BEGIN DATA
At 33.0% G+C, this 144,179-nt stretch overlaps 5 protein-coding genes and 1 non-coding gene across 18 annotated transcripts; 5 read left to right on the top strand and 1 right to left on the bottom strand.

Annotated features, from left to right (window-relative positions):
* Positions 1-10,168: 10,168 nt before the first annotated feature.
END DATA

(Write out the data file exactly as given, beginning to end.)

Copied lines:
At 33.0% G+C, this 144,179-nt stretch overlaps 5 protein-coding genes and 1 non-coding gene across 18 annotated transcripts; 5 read left to right on the top strand and 1 right to left on the bottom strand.

Annotated features, from left to right (window-relative positions):
* Positions 1-10,168: 10,168 nt before the first annotated feature.